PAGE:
J. Shore. Where should I fly, thus helpless and forlorn, Of friends, and all the means of life bereft?

Dum. Belmour, whose friendly care still wakes to serve you, Has found you out a little peaceful refuge, Far from the court and the tumultuous city. Within an ancient forest's ample verge, There stands a lonely, but a healthful, dwelling, Built for convenience and the use of life: . Around it fallows, meads, and pastures fair, A little garden, and a limpid brook, By nature's own contrivance seem'd dispos'd. Your virtue there may find a safe retreat From the insulting pow'rs of wicked greatness.

J. Shore. Can there be so much happiness in store!

A cell like that is all my hopes aspire to.

Haste, then, and thither let us take our flight,
Ere the clouds gather, and the wint'ry sky
Descends in storms to intercept our passage.

Durn. Will you then go! You glad my very soul.
Banish your fears, cast all your cares on me;
Plenty and ease, and peace of mind shall wait you,
And make your latter days of life most happy.
O, lady! but I must not, cannot tell you,
How anxious I have been for all your dangers,
And how my heart rejoices at your safety.
So when the spring renews the flow'ry field,
And warns the pregnant nightingale to build,
She seeks the safest shelter of the wood,
Where she may trust her little tuneful brood;
Where no rude swains her shady cell may know,
No serpents climb, nor blasting winds may blow;
Fond of the chosen place, she views it o'er,
Sits there, and wanders thro' the grove no more;
Warbling she charms it each returning night,
And loves it with a mother's dear delight. [Exeunt.

ACT THE THIRD.

SCENE I.

The Court.

Enter Alicia, with a Paper.

Alicia. This paper to the great Protector's hand, With care and secrecy, must be convey'd; His bold ambition now avows its aim,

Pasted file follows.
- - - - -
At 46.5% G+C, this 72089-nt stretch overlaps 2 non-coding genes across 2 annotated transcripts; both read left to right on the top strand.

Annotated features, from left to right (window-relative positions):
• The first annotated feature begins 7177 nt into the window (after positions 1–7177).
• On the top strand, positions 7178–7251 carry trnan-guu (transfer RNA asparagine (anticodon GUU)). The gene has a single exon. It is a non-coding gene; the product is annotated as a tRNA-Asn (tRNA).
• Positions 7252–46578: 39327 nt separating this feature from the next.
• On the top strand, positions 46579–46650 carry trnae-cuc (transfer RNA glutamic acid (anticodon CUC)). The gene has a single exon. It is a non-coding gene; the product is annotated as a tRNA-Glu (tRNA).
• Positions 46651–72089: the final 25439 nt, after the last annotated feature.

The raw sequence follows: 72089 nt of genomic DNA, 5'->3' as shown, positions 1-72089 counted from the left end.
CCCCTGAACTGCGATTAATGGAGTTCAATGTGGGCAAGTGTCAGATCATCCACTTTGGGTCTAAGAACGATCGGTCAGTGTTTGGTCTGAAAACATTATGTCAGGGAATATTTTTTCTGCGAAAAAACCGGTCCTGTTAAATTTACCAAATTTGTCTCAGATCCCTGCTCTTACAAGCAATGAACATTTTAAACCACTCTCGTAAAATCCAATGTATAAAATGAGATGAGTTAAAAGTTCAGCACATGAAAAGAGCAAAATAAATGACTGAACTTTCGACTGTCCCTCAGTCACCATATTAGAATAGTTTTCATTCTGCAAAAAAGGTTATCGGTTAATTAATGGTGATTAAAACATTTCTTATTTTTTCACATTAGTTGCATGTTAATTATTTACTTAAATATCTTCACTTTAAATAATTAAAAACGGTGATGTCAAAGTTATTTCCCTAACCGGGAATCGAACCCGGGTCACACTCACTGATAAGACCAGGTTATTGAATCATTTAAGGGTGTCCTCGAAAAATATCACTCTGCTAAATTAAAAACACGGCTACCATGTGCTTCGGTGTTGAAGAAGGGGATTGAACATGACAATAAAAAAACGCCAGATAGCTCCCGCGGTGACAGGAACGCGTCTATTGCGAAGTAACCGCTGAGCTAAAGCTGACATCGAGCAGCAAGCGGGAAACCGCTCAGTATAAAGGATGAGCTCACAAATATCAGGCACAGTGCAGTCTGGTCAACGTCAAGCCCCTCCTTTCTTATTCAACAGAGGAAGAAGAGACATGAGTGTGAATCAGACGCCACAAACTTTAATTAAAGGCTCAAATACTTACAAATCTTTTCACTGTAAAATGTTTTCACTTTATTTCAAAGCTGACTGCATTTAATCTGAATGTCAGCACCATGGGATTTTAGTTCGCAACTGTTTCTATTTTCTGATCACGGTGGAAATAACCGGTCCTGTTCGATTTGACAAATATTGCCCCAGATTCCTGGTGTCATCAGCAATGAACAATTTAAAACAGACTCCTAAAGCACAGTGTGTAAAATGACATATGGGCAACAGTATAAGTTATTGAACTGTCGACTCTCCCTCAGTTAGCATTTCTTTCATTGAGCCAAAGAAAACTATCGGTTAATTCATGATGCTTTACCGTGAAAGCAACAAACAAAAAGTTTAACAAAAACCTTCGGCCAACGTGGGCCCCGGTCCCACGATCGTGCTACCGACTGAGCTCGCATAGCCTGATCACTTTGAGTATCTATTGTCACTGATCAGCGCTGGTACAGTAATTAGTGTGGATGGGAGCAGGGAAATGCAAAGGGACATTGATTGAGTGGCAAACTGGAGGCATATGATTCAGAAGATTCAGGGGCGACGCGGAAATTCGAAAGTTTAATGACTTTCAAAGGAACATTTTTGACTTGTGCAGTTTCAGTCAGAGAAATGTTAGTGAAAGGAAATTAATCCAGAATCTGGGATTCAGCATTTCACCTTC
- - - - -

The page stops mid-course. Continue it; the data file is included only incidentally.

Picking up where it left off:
To pluck the crown from Edward's infant brow,

And fix it on his own. I know he holds

My faithless Hastings adverse to his hopes,

And much devoted to the orphan king;

On that I build: this paper meets his doubts,

And marks my hated rival as the cause

Of Hastings' zeal for his dead master's sons.

Oh, jealousy! thou bane of pleasing friendship,

How does thy rancour poison all our softness,

And turn our gentle natures into bitterness!

See where she comes! once my heart's dearest blessing,

Now my.chang'd eyes are blasted with her beauty,

Loath that known face, and sicken to behold her.

Enter Jane Shore.

J. Shore. O, my Alicia!

Alicia. What new grief is this?
What unforeseen misfortune has surpris'd thee,
That racks thy tender heart thus?

/. Shore. O, Dumont!

Alicia. Say, what of him?

J. Shore. That friendly, honest man,
Whom Belmour brought of late to my assistance,
On whose kind care, whose diligence and faith,
My surest trust was built, this very morn
Was seiz'd on by the cruel hand of power,
Forc'd from my house, and borne away to prison.

Alicia. To prison, said you! Can you guess the cause?

J. Shore. Too well, I fear. His bold defence of me Has drawn the vengeance of Lord Hastings on him.

Alicia. Lord Hastings! Ha!

J. Shore. Some fitter time must tell thee
The tale of my hard hap. Upon the present
Hang all my poor, my last remaining hopes.
Within this paper is my suit contain'd;
Here as the princely Gloster passes forth,
I wait to give it on my humble knees,